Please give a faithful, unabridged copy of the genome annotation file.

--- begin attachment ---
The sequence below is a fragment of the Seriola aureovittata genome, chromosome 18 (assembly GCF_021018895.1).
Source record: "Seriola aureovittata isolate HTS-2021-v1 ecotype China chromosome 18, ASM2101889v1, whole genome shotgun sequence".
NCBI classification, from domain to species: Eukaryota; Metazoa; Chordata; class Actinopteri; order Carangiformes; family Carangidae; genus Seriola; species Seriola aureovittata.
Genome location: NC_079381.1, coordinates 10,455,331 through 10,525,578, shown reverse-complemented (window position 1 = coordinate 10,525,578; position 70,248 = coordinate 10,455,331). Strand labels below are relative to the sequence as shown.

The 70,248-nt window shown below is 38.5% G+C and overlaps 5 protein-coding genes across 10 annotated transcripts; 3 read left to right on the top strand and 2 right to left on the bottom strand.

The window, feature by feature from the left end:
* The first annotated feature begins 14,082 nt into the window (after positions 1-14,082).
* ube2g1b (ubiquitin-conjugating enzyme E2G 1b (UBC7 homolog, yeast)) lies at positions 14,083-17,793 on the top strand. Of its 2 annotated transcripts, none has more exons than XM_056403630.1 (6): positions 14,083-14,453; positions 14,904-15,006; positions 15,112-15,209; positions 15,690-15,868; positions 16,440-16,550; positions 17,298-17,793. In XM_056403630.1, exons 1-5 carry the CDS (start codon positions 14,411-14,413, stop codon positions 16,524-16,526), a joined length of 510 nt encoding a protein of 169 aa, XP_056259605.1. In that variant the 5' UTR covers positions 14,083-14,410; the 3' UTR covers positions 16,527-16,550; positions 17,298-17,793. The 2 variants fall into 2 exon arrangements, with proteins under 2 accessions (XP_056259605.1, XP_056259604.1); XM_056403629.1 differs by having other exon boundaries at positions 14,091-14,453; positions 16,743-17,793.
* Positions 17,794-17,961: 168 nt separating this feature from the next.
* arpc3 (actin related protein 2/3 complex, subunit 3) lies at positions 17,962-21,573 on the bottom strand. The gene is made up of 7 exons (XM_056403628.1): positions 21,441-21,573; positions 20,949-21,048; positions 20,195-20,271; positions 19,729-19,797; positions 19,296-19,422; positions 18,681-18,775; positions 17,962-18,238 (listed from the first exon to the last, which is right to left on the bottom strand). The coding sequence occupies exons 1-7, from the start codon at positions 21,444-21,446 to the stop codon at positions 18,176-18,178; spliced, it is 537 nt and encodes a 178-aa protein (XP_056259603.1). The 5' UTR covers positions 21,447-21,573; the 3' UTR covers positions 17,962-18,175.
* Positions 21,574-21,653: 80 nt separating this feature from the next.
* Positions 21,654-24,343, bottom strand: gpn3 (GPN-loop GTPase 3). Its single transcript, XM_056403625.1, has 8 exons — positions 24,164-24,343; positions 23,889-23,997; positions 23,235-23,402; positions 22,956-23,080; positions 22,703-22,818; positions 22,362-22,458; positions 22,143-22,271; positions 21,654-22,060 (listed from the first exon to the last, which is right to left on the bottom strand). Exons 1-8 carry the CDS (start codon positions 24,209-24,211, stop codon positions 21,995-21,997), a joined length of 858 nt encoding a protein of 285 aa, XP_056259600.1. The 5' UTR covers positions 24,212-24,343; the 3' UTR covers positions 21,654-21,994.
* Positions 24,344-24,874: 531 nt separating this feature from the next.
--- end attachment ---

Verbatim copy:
The sequence below is a fragment of the Seriola aureovittata genome, chromosome 18 (assembly GCF_021018895.1).
Source record: "Seriola aureovittata isolate HTS-2021-v1 ecotype China chromosome 18, ASM2101889v1, whole genome shotgun sequence".
NCBI classification, from domain to species: Eukaryota; Metazoa; Chordata; class Actinopteri; order Carangiformes; family Carangidae; genus Seriola; species Seriola aureovittata.
Genome location: NC_079381.1, coordinates 10,455,331 through 10,525,578, shown reverse-complemented (window position 1 = coordinate 10,525,578; position 70,248 = coordinate 10,455,331). Strand labels below are relative to the sequence as shown.

The 70,248-nt window shown below is 38.5% G+C and overlaps 5 protein-coding genes across 10 annotated transcripts; 3 read left to right on the top strand and 2 right to left on the bottom strand.

The window, feature by feature from the left end:
* The first annotated feature begins 14,082 nt into the window (after positions 1-14,082).
* ube2g1b (ubiquitin-conjugating enzyme E2G 1b (UBC7 homolog, yeast)) lies at positions 14,083-17,793 on the top strand. Of its 2 annotated transcripts, none has more exons than XM_056403630.1 (6): positions 14,083-14,453; positions 14,904-15,006; positions 15,112-15,209; positions 15,690-15,868; positions 16,440-16,550; positions 17,298-17,793. In XM_056403630.1, exons 1-5 carry the CDS (start codon positions 14,411-14,413, stop codon positions 16,524-16,526), a joined length of 510 nt encoding a protein of 169 aa, XP_056259605.1. In that variant the 5' UTR covers positions 14,083-14,410; the 3' UTR covers positions 16,527-16,550; positions 17,298-17,793. The 2 variants fall into 2 exon arrangements, with proteins under 2 accessions (XP_056259605.1, XP_056259604.1); XM_056403629.1 differs by having other exon boundaries at positions 14,091-14,453; positions 16,743-17,793.
* Positions 17,794-17,961: 168 nt separating this feature from the next.
* arpc3 (actin related protein 2/3 complex, subunit 3) lies at positions 17,962-21,573 on the bottom strand. The gene is made up of 7 exons (XM_056403628.1): positions 21,441-21,573; positions 20,949-21,048; positions 20,195-20,271; positions 19,729-19,797; positions 19,296-19,422; positions 18,681-18,775; positions 17,962-18,238 (listed from the first exon to the last, which is right to left on the bottom strand). The coding sequence occupies exons 1-7, from the start codon at positions 21,444-21,446 to the stop codon at positions 18,176-18,178; spliced, it is 537 nt and encodes a 178-aa protein (XP_056259603.1). The 5' UTR covers positions 21,447-21,573; the 3' UTR covers positions 17,962-18,175.
* Positions 21,574-21,653: 80 nt separating this feature from the next.
* Positions 21,654-24,343, bottom strand: gpn3 (GPN-loop GTPase 3). Its single transcript, XM_056403625.1, has 8 exons — positions 24,164-24,343; positions 23,889-23,997; positions 23,235-23,402; positions 22,956-23,080; positions 22,703-22,818; positions 22,362-22,458; positions 22,143-22,271; positions 21,654-22,060 (listed from the first exon to the last, which is right to left on the bottom strand). Exons 1-8 carry the CDS (start codon positions 24,209-24,211, stop codon positions 21,995-21,997), a joined length of 858 nt encoding a protein of 285 aa, XP_056259600.1. The 5' UTR covers positions 24,212-24,343; the 3' UTR covers positions 21,654-21,994.
* Positions 24,344-24,874: 531 nt separating this feature from the next.